Defense science board report on advanced computing by United States( )

2 editions published in 2009 in English and held by 233 WorldCat member libraries worldwide

This is the final report of the DSB Task Force on NNSA's Strategic Plan for Advanced Computing. The Task Force was asked to evaluate NNSA's strategic plan for Advanced Simulation and Computing (ASC) and its adequacy to support the Stockpile Stewardship Program (SSP), whose mission is to ensure the safety, performance and reliability of our Nation's nuclear weapons stockpile. The Task Force was also asked to evaluate the role of ASC in maintaining US leadership in advanced computing and assess the impact of using ASC's capabilities for broader national security and other issues. The Task Force concluded that, since the cessation of nuclear testing, ASC has taken on the principal integrating role in assuring the long term safety and reliability of the stockpile. It is also an essential tool in addressing specific stockpile issues. Furthermore, ASC has played a leadership role in reestablishing US leadership in high performance computing. The use of ASC and ASC-derived technology for other national security, scientific, and commercial applications has also increased dramatically, and high performance computing is viewed as an extremely valuable and cost-effective approach to many of the user's important problems. However, it is not likely that ASC will meet the compelling goals stated in its roadmaps and planning documents at the currently projected levels of funding. Furthermore, the high end of the US computing industry may be negatively impacted with implications for the much broader range of potential users in the DOD, other federal agencies, and the commercial world. Accordingly, the Task Force strongly recommends sizing the budget of ASC to meet its nuclear weapons objectives and retain US leadership in advanced computing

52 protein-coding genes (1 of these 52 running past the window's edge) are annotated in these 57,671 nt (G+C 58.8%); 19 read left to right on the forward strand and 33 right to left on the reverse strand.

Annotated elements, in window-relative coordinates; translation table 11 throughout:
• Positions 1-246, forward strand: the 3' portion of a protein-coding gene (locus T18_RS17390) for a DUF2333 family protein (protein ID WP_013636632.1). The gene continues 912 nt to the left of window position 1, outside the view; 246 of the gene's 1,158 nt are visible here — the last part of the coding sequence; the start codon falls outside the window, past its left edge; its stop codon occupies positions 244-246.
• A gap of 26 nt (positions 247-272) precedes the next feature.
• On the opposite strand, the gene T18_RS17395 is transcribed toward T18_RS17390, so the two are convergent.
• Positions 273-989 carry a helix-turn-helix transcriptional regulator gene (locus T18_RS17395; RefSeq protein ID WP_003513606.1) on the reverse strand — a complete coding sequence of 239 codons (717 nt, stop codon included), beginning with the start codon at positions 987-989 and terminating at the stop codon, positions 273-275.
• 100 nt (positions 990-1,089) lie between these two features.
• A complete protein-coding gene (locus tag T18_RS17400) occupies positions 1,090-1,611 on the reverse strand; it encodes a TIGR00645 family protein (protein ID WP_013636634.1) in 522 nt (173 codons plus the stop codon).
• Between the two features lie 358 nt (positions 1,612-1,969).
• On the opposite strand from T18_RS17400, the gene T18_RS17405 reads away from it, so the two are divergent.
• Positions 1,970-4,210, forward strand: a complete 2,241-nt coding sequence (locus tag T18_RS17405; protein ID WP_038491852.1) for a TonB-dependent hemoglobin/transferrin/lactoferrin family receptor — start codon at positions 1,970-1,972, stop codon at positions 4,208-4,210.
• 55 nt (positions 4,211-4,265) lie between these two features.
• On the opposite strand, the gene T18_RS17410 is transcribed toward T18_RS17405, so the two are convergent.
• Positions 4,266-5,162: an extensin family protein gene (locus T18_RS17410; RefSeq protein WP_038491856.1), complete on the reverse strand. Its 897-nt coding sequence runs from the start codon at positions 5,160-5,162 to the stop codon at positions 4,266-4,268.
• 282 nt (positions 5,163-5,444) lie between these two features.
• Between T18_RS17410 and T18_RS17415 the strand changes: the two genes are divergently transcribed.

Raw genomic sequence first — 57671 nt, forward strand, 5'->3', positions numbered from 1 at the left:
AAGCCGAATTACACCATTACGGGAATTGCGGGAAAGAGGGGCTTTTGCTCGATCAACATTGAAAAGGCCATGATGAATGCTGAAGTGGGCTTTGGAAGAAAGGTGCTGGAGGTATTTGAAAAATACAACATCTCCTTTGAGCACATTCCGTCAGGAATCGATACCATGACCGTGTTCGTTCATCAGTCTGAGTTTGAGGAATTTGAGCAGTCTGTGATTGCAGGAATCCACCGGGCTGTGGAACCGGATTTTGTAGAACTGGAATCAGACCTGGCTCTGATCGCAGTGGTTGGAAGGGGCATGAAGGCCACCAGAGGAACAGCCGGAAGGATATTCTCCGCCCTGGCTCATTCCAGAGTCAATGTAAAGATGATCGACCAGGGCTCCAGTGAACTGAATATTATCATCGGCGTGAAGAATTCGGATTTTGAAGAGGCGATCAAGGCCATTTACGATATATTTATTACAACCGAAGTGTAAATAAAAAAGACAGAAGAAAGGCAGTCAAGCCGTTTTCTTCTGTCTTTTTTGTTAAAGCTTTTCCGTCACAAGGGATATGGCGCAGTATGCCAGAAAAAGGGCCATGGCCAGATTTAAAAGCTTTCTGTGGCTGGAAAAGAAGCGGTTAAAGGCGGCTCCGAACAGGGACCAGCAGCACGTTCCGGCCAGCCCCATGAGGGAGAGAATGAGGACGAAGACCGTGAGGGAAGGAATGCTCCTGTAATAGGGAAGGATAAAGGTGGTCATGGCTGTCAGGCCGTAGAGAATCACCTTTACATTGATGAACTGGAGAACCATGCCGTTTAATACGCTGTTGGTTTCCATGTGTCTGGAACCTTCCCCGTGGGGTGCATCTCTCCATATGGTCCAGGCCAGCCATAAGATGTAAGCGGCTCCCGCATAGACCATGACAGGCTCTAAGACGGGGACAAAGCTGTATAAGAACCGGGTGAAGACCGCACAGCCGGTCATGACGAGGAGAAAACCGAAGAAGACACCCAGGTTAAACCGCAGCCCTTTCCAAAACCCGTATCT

Defense Science Board 2006 summer study on 21st century strategic technology vectors( )

in English and held by 228 WorldCat member libraries worldwide

Task force on cyber deterrence by United States( )

1 edition published in 2017 in English and held by 225 WorldCat member libraries worldwide

Defense Science Board report on the adequacy of the DoD Science & Technology (S & T) Program by United States( )

1 edition published in 2000 in English and held by 225 WorldCat member libraries worldwide

 
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Audience level: 0.46 (from 0.36 for Oral histo ... to 1.00 for Defense Sc ...)

Alternative Names

controlled identityUnited States. Defense Manufacturing Board

controlled identityUnited States. Department of Defense

controlled identityUnited States. Office of the Director of Defense Research and Engineering

controlled identityUnited States. Office of the Under Secretary of Defense for Acquisition and Technology

controlled identityUnited States. Office of the Under Secretary of Defense for Acquisition, Technology, and Logistics

DSB

United States. Department of Defense. Defense Science Board

United States. Office of the Director of Defense Research and Engineering. Defense Science Board

United States. Office of the Under Secretary of Defense for Acquisition and Technology. Defense Science Board

United States. Office of the Under Secretary of Defense for Acquisition, Technology, and Logistics. Defense Science Board

Languages
English (75)